Bell v. Director, TDCJ-CID
MEMORANDUM ORDER ADOPTING THE MAGISTRATE JUDGE'S REPORT AND RECOMMENDATION that the petition be dismissed as barred by the statute of limitations. A certificate of appealability will not be issued.Signed by Judge Marcia A. Crone on 5/22/17. (mrp, )
UNITED STATES DISTRICT COURT
TOMASINA NICOLE BELL,
EASTERN DISTRICT OF TEXAS
CIVIL ACTION NO. 1:17-CV-118
MEMORANDUM ORDER ADOPTING THE MAGISTRATE
JUDGE’S REPORT AND RECOMMENDATION
Petitioner Tomasina Nicole Bell, a prisoner confined at the Hobby Unit of the Texas
Department of Criminal Justice, Correctional Institutions Division, proceeding pro se, filed this
petition for writ of habeas corpus pursuant to 28 U.S.C. § 2254.
The court referred this matter to the Honorable Keith Giblin, United States Magistrate
Judge, at Beaumont, Texas, for consideration pursuant to applicable laws and orders of this court.
The magistrate judge recommends dismissing the petition as barred by the statute of limitations.
The court has received and considered the Report and Recommendation of United States
Magistrate Judge filed pursuant to such order, along with the record, pleadings and all available
evidence. No objections to the Report and Recommendation of United States Magistrate Judge
were filed by the parties.
In this case, the petitioner is not entitled to the issuance of a certificate of appealability.
An appeal from a judgment denying federal habeas corpus relief may not proceed unless a judge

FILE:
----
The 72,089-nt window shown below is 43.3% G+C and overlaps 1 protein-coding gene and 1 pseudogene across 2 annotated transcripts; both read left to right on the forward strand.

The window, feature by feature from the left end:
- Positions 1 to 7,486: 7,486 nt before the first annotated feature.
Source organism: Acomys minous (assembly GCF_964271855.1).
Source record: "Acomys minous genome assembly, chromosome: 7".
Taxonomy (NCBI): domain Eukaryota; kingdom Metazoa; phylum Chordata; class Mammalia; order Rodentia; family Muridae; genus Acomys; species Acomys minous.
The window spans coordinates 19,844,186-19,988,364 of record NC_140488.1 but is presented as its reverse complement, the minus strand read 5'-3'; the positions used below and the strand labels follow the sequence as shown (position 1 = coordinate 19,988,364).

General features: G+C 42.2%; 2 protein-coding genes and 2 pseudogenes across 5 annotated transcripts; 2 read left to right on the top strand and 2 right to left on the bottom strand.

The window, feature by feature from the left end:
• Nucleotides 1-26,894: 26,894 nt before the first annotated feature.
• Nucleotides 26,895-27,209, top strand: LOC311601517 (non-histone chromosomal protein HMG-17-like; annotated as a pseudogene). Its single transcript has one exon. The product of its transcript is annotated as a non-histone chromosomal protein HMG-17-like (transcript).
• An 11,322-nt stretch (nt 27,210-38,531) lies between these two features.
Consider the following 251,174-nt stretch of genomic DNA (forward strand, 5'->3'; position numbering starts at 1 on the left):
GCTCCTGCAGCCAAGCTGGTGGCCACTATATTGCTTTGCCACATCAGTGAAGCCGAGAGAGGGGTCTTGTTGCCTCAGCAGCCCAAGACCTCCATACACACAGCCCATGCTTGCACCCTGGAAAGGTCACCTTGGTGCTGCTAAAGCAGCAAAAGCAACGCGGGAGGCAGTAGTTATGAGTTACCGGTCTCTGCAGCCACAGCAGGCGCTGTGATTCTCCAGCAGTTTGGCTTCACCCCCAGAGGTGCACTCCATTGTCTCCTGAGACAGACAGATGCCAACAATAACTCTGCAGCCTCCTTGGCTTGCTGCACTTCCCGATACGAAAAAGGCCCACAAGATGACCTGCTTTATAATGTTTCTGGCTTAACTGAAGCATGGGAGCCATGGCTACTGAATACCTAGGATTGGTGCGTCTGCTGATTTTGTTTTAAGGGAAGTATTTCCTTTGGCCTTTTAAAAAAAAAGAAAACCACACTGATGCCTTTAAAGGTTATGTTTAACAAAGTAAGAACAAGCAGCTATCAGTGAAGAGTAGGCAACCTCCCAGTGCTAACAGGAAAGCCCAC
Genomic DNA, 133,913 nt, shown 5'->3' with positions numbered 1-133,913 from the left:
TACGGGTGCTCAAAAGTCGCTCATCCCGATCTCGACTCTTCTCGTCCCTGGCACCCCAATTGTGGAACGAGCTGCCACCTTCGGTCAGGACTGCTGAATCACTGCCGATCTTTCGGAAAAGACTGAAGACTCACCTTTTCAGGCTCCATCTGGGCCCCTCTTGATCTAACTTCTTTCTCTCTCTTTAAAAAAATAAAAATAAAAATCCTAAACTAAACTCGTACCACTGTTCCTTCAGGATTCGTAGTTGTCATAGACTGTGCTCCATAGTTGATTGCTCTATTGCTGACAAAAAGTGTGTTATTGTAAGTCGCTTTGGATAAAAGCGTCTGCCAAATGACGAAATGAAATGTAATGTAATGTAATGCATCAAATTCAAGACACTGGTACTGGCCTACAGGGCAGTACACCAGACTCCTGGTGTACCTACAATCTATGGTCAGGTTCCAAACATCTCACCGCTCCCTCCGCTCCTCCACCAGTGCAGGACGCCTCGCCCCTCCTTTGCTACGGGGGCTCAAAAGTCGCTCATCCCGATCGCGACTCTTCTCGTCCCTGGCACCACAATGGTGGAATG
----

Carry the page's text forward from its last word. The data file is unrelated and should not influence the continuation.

issues a certificate of appealability. See 28 U.S.C. § 2253; FED. R. APP. P. 22(b). The standard
for granting a certificate of appealability, like that for granting a certificate of probable cause to
appeal under prior law, requires the petitioner to make a substantial showing of the denial of a
federal constitutional right. See Slack v. McDaniel, 529 U.S. 473, 483-84 (2000); Elizalde v.
Dretke, 362 F.3d 323, 328 (5th Cir. 2004); see also Barefoot v. Estelle, 463 U.S. 880, 893
(1982). In making that substantial showing, the petitioner need not establish that she should
prevail on the merits. Rather, she must demonstrate that the issues are subject to debate among
jurists of reason, that a court could resolve the issues in a different manner, or that the questions
presented are worthy of encouragement to proceed further. Slack, 529 U.S. at 483-84. If the
petition was denied on procedural grounds, the petitioner must show that jurists of reason would
find it debatable: (1) whether the petition raises a valid claim of the denial of a constitutional
right, and (2) whether the district court was correct in its procedural ruling. Id. at 484; Elizalde,
362 F.3d at 328. Any doubt regarding whether to grant a certificate of appealability is resolved
in favor of the petitioner, and the severity of the penalty may be considered in making this
determination. See Miller v. Johnson, 200 F.3d 274, 280-81 (5th Cir. 2000).
The petitioner has not shown that any of the issues raised by her claims are subject to
debate among jurists of reason or that a procedural ruling was incorrect. Therefore, the petitioner
has failed to make a sufficient showing to merit the issuance of a certificate of appealability.
Accordingly, the findings of fact and conclusions of law of the magistrate judge are
correct, and the report and recommendation of the magistrate judge (#3) is ADOPTED. A final
judgment will be entered in this case in accordance with the magistrate judge’s recommendation.
A certificate of appealability will not be issued.
SIGNED at Beaumont, Texas, this 7th day of September, 2004.
SIGNED at Plano, Texas, this 22nd day of May, 2017.
MARCIA A. CRONE
UNITED STATES DISTRICT JUDGE
Disclaimer: Justia Dockets & Filings provides public litigation records from the federal appellate and district courts. These filings and docket sheets should not be considered findings of fact or liability, nor do they necessarily reflect the view of Justia.
Why Is My Information Online?